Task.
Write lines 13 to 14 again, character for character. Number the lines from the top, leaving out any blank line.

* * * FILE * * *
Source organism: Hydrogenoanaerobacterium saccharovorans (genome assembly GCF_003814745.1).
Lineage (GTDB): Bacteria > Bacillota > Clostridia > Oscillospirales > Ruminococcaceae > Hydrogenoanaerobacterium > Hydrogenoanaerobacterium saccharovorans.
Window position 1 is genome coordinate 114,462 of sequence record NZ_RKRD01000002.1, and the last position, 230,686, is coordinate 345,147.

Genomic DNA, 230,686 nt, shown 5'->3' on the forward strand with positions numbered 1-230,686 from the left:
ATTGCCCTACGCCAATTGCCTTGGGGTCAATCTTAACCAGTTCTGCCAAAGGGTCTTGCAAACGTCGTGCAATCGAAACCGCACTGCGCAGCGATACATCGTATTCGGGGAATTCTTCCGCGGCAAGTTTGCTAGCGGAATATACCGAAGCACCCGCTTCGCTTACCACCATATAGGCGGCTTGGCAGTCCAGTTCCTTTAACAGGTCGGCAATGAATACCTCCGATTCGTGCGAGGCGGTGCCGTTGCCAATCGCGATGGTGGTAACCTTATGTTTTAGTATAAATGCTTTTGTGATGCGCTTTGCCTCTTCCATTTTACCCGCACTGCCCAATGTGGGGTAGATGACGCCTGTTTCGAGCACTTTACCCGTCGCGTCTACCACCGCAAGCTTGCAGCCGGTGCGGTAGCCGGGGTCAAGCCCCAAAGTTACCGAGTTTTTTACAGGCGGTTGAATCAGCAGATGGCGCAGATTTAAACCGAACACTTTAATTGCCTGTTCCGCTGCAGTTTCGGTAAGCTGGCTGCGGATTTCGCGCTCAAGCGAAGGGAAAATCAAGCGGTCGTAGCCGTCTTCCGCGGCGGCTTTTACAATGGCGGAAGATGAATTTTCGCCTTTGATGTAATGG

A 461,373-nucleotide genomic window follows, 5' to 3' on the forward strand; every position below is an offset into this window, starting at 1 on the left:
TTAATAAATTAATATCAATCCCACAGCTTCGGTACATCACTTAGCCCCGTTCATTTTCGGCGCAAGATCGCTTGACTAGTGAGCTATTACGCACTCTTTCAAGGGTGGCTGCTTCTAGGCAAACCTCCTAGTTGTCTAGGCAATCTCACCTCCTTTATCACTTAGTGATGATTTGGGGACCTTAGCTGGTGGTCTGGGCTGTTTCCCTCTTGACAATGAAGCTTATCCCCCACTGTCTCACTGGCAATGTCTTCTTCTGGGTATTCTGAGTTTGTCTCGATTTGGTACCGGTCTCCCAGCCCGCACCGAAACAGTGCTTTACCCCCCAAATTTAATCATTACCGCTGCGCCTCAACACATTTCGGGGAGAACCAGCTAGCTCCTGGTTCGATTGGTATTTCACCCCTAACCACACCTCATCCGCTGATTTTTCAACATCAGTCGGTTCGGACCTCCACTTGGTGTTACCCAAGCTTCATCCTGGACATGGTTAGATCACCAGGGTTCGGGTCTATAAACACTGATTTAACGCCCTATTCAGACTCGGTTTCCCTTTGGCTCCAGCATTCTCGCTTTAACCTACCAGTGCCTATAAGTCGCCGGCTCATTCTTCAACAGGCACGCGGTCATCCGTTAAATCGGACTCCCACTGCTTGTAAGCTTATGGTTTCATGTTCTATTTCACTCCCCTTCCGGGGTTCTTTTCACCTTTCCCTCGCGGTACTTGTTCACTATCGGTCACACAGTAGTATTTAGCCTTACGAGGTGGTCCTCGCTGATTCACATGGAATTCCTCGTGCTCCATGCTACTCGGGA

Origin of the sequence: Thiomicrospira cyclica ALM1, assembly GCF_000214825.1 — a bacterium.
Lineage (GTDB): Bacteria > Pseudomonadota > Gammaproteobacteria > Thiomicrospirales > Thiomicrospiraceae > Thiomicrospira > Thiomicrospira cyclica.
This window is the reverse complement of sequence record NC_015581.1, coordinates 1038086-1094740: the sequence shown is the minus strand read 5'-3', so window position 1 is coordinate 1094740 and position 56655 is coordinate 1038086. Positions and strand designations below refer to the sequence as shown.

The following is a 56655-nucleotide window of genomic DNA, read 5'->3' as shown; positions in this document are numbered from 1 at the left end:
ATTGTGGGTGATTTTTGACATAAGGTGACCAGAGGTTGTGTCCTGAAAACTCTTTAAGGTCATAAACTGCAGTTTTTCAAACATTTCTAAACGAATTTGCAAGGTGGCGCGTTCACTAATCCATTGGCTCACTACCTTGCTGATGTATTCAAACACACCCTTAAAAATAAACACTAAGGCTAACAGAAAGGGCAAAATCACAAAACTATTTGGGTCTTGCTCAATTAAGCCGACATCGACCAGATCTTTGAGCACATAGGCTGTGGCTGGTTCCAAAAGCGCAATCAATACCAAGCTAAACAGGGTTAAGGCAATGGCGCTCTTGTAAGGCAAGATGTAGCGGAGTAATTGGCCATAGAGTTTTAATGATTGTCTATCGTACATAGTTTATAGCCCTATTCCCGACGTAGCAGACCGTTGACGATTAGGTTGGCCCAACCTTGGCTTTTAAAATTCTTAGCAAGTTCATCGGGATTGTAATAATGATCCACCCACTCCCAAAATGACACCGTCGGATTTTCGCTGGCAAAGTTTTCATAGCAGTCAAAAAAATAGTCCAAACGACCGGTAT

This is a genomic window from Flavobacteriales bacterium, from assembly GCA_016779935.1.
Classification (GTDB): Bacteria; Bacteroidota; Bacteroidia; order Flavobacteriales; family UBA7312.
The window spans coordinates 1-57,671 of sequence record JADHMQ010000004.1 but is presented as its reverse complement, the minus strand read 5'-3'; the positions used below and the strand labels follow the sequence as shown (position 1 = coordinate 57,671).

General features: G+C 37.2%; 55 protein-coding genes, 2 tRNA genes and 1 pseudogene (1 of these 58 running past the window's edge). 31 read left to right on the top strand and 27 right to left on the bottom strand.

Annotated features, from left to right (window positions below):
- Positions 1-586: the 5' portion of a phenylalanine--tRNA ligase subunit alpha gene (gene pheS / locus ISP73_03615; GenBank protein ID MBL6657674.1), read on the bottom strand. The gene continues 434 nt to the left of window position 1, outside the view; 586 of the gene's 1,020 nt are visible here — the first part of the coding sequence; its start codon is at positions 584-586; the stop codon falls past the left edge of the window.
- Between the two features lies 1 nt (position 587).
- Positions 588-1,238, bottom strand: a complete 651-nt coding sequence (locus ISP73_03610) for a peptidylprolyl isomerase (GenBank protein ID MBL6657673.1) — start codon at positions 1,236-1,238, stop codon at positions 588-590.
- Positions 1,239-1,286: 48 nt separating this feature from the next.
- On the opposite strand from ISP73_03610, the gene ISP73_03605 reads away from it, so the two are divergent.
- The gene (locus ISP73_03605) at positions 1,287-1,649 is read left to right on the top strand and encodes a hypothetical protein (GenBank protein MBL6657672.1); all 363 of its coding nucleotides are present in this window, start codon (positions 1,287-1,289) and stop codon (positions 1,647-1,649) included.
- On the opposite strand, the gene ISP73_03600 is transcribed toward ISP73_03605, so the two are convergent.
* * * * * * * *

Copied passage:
This is a genomic window from Flavobacteriales bacterium, from assembly GCA_016779935.1.
Classification (GTDB): Bacteria; Bacteroidota; Bacteroidia; order Flavobacteriales; family UBA7312.